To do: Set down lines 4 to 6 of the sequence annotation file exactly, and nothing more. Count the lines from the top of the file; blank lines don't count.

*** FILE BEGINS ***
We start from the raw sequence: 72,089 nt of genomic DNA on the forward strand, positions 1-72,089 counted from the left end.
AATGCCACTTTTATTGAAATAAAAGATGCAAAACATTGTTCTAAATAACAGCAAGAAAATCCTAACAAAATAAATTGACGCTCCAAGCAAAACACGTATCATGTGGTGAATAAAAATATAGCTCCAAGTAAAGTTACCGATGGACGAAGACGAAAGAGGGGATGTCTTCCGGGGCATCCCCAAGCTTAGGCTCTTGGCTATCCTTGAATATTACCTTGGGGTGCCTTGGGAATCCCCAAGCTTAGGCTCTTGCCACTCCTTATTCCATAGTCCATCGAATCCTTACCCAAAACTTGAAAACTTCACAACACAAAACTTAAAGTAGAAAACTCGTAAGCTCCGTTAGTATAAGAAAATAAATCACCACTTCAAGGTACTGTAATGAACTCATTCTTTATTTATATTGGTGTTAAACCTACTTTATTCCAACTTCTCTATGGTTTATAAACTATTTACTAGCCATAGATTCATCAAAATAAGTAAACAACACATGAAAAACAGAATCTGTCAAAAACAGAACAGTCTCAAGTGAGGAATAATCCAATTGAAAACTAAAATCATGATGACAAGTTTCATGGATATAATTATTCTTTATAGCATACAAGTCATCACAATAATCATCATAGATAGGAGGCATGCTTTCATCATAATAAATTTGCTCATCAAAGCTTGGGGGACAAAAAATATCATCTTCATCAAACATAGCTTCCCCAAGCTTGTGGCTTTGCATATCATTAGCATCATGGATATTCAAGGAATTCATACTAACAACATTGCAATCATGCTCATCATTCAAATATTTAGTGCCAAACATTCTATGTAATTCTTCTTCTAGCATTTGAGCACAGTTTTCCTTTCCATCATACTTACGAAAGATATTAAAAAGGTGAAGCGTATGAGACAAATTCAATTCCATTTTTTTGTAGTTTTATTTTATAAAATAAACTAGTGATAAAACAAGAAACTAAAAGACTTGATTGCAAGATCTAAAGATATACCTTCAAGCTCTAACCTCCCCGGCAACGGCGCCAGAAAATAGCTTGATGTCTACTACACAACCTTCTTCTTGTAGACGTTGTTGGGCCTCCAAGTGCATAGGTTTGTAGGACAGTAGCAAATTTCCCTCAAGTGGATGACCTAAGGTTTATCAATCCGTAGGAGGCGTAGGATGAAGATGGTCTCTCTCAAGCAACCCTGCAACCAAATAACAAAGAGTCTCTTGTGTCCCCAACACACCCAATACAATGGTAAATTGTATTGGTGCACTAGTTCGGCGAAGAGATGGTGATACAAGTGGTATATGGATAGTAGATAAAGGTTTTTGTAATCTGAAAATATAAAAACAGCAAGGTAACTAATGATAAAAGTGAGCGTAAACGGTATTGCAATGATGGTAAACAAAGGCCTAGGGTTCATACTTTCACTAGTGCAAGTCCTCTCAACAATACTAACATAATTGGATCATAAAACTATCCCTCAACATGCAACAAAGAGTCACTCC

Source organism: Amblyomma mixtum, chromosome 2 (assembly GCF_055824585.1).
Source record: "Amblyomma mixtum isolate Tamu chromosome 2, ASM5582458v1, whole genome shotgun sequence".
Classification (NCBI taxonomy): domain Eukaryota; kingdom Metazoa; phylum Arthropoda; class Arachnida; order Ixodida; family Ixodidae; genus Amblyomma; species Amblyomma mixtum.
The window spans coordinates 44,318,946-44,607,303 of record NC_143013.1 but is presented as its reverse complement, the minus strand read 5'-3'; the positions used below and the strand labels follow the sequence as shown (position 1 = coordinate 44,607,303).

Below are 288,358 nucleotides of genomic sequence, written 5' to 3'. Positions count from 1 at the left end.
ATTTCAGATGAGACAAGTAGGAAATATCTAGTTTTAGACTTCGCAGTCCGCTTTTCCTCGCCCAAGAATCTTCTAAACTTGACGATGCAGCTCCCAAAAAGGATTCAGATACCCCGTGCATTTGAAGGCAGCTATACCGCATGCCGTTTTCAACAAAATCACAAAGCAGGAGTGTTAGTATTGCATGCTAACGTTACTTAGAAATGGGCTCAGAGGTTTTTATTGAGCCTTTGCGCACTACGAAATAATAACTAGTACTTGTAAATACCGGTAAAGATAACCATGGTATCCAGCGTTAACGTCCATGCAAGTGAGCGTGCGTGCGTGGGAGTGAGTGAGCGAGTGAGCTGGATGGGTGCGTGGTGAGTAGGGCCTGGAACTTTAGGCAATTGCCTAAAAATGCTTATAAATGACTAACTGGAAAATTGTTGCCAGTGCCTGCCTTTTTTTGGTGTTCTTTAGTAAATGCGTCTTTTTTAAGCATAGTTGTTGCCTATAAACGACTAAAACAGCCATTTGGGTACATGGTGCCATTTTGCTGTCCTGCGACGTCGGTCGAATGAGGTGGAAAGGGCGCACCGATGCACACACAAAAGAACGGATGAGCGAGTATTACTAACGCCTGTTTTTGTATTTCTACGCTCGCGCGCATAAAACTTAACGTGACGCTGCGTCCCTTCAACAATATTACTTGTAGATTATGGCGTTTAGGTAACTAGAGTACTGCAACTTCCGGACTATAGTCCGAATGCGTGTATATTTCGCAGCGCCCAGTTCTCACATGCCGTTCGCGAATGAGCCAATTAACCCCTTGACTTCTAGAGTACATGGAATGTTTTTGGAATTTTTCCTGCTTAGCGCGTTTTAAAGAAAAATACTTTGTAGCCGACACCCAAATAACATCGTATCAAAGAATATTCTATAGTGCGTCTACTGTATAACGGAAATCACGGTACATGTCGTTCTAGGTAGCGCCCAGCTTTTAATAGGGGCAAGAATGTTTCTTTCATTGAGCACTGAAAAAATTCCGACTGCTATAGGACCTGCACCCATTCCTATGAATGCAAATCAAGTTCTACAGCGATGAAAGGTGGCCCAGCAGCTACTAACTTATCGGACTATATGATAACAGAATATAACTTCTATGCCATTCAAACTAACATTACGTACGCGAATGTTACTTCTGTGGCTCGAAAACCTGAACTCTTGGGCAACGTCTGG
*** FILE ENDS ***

Source record: "Amblyomma mixtum isolate Tamu chromosome 2, ASM5582458v1, whole genome shotgun sequence".
Classification (NCBI taxonomy): domain Eukaryota; kingdom Metazoa; phylum Arthropoda; class Arachnida; order Ixodida; family Ixodidae; genus Amblyomma; species Amblyomma mixtum.
The window spans coordinates 44,318,946-44,607,303 of record NC_143013.1 but is presented as its reverse complement, the minus strand read 5'-3'; the positions used below and the strand labels follow the sequence as shown (position 1 = coordinate 44,607,303).